Development by digression

"I’m interested in developing and telling stories by interacting with the elements of its creation. My original research theme was inspired by the German writer W.G. Sebald (1944-2001). Typical for his stories is that they seem to be composed of mixtures of pictures, memories, apparent facts and fiction, filtered through a fictionalized version of the author. My interest was in telling a story from the main character's point of view through digression into his cognitive processes (dreams, thoughts, memories, et cetera).

Interactive development process

In order to define this main character and to develop the story I started writing, improvising and rehearsing with an actor, Ferenc Cservenka. This process resulted in a story about a young man, Nándi, who returns to his homeland after several years of abortive wandering across Europe. He ends up in a situation where he has to come in terms with his life.

This idea grew into a plan for a large online project in which many story lines and the digressions from them were to be connected in a rhizomatic way. The interface and the interaction were supposed to unlock the content in a way similar to a game or a website, with a lot of control for the spectator. In the process of creating the scenes with the actors, I realized that despite my appreciation of the material being developed, it did not have the fast-paced quality required by games and new media in order to prevent that a visitor instantly clicks away.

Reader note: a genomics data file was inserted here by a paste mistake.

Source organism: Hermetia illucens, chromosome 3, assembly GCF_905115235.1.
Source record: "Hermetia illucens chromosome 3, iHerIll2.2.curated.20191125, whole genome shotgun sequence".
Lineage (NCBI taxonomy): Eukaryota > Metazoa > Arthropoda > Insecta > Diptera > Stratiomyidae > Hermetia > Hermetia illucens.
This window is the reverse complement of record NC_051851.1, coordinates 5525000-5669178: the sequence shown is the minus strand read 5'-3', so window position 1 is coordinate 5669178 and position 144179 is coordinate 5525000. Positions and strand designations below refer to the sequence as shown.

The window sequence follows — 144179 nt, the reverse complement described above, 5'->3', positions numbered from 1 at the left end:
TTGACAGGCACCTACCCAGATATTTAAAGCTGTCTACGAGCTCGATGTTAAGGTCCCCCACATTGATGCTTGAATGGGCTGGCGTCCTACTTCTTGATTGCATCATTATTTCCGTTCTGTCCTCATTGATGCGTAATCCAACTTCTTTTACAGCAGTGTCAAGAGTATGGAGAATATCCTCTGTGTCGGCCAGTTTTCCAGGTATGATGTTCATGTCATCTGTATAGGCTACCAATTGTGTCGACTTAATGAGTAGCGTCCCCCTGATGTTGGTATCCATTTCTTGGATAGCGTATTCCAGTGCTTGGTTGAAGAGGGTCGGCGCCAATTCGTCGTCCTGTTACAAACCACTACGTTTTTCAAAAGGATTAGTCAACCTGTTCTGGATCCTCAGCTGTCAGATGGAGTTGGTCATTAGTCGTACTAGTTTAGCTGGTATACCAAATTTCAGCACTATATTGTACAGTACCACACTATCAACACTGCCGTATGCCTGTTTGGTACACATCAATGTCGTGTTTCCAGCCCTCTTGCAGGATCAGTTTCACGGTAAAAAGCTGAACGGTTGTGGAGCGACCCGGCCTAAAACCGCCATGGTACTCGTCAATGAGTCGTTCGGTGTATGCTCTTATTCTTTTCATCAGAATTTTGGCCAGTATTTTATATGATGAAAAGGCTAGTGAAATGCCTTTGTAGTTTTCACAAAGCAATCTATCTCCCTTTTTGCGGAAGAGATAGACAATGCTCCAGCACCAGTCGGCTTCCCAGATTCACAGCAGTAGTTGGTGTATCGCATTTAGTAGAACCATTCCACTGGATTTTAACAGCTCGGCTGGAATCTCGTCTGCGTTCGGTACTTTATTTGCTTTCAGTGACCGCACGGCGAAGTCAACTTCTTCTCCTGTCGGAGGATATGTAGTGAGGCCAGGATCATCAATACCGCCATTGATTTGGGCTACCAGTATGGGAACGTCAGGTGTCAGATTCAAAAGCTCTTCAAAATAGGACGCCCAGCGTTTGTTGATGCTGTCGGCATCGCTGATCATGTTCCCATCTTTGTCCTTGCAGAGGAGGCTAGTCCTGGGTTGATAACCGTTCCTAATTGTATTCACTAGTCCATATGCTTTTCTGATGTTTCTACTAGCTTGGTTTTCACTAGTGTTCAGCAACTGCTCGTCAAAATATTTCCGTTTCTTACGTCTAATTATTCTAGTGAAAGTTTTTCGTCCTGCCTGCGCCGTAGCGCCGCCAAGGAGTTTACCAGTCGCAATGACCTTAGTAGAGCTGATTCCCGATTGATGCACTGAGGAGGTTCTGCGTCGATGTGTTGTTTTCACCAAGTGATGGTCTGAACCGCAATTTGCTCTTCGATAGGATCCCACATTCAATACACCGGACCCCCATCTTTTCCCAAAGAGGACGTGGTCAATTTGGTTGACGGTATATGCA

I came to a conclusion that interactivity and gaming have to do more with my process of making than with the project itself, and that both as a consumer and as a maker, I am much more attracted by cinema than by interactive new media. Nevertheless, the interplay in both the development and production process was highly valuable for the end result.

Story development 

We continued to develop the story in collaboration with the main actor. But we decided to select only one clear story line with only one ending. Most of the sequences fell out before shooting, some others in the editing room. We maintained one important digression, which is a stop-motion animation part about the puppet that Nándi used to play with as a boy: 'The Travel of Captain Tom'.

After investigating interactivity as a feature of a final product, I am now looking into interactivity in the development and production process: how can the interplay between story, characters and the makers enrich the film and clarify its position? To me, this change is very important for my own artistic development. It has helped me find a new way to work with actors. In a later stage, it is my plan to find a way to involve crew members in this process."

Interview by Jan-Ewout Ruiter, April 2015

Balint Mark Turi